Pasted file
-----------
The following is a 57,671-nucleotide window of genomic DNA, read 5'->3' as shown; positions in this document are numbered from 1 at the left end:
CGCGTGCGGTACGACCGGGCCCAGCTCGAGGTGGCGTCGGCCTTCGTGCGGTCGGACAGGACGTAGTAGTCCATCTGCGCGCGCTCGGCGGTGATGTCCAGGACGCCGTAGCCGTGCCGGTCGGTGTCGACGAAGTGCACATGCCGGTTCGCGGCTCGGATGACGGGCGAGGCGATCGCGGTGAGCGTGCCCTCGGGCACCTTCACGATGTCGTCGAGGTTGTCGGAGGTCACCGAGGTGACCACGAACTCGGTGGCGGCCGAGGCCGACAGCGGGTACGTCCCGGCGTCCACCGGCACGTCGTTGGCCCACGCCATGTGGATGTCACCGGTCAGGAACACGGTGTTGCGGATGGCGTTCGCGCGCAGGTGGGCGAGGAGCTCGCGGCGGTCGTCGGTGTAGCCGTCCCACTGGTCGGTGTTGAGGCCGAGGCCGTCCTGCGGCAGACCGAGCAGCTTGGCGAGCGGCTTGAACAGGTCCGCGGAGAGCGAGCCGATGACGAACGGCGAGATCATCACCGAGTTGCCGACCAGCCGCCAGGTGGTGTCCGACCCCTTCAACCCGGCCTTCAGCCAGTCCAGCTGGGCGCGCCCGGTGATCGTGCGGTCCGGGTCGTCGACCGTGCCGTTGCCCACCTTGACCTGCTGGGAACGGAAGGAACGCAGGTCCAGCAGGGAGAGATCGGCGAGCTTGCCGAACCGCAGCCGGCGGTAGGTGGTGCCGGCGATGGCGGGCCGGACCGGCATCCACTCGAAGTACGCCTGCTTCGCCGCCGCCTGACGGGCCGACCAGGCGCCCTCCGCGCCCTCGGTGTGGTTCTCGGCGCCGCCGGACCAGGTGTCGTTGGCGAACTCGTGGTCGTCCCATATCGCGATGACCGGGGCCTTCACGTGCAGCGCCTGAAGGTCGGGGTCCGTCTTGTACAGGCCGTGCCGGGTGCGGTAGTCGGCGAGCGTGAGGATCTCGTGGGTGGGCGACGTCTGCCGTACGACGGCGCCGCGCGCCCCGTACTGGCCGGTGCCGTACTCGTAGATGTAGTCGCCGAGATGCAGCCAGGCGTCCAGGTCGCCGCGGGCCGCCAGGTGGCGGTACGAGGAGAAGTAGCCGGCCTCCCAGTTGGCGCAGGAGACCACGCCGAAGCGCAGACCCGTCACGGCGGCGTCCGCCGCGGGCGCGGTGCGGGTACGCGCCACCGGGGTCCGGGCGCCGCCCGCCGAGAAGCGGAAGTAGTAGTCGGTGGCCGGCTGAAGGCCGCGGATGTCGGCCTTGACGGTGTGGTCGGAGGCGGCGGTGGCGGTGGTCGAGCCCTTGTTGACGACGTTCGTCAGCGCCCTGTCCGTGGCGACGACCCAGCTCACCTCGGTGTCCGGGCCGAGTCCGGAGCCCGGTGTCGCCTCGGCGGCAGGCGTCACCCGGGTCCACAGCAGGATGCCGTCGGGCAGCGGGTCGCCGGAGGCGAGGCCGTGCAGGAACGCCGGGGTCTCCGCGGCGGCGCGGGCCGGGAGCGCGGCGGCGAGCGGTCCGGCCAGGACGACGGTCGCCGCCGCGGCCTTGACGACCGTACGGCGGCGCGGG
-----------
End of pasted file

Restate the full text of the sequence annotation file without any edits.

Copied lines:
The following is a 57,671-nucleotide window of genomic DNA, read 5'->3' as shown; positions in this document are numbered from 1 at the left end:
CGCGTGCGGTACGACCGGGCCCAGCTCGAGGTGGCGTCGGCCTTCGTGCGGTCGGACAGGACGTAGTAGTCCATCTGCGCGCGCTCGGCGGTGATGTCCAGGACGCCGTAGCCGTGCCGGTCGGTGTCGACGAAGTGCACATGCCGGTTCGCGGCTCGGATGACGGGCGAGGCGATCGCGGTGAGCGTGCCCTCGGGCACCTTCACGATGTCGTCGAGGTTGTCGGAGGTCACCGAGGTGACCACGAACTCGGTGGCGGCCGAGGCCGACAGCGGGTACGTCCCGGCGTCCACCGGCACGTCGTTGGCCCACGCCATGTGGATGTCACCGGTCAGGAACACGGTGTTGCGGATGGCGTTCGCGCGCAGGTGGGCGAGGAGCTCGCGGCGGTCGTCGGTGTAGCCGTCCCACTGGTCGGTGTTGAGGCCGAGGCCGTCCTGCGGCAGACCGAGCAGCTTGGCGAGCGGCTTGAACAGGTCCGCGGAGAGCGAGCCGATGACGAACGGCGAGATCATCACCGAGTTGCCGACCAGCCGCCAGGTGGTGTCCGACCCCTTCAACCCGGCCTTCAGCCAGTCCAGCTGGGCGCGCCCGGTGATCGTGCGGTCCGGGTCGTCGACCGTGCCGTTGCCCACCTTGACCTGCTGGGAACGGAAGGAACGCAGGTCCAGCAGGGAGAGATCGGCGAGCTTGCCGAACCGCAGCCGGCGGTAGGTGGTGCCGGCGATGGCGGGCCGGACCGGCATCCACTCGAAGTACGCCTGCTTCGCCGCCGCCTGACGGGCCGACCAGGCGCCCTCCGCGCCCTCGGTGTGGTTCTCGGCGCCGCCGGACCAGGTGTCGTTGGCGAACTCGTGGTCGTCCCATATCGCGATGACCGGGGCCTTCACGTGCAGCGCCTGAAGGTCGGGGTCCGTCTTGTACAGGCCGTGCCGGGTGCGGTAGTCGGCGAGCGTGAGGATCTCGTGGGTGGGCGACGTCTGCCGTACGACGGCGCCGCGCGCCCCGTACTGGCCGGTGCCGTACTCGTAGATGTAGTCGCCGAGATGCAGCCAGGCGTCCAGGTCGCCGCGGGCCGCCAGGTGGCGGTACGAGGAGAAGTAGCCGGCCTCCCAGTTGGCGCAGGAGACCACGCCGAAGCGCAGACCCGTCACGGCGGCGTCCGCCGCGGGCGCGGTGCGGGTACGCGCCACCGGGGTCCGGGCGCCGCCCGCCGAGAAGCGGAAGTAGTAGTCGGTGGCCGGCTGAAGGCCGCGGATGTCGGCCTTGACGGTGTGGTCGGAGGCGGCGGTGGCGGTGGTCGAGCCCTTGTTGACGACGTTCGTCAGCGCCCTGTCCGTGGCGACGACCCAGCTCACCTCGGTGTCCGGGCCGAGTCCGGAGCCCGGTGTCGCCTCGGCGGCAGGCGTCACCCGGGTCCACAGCAGGATGCCGTCGGGCAGCGGGTCGCCGGAGGCGAGGCCGTGCAGGAACGCCGGGGTCTCCGCGGCGGCGCGGGCCGGGAGCGCGGCGGCGAGCGGTCCGGCCAGGACGACGGTCGCCGCCGCGGCCTTGACGACCGTACGGCGGCGCGGG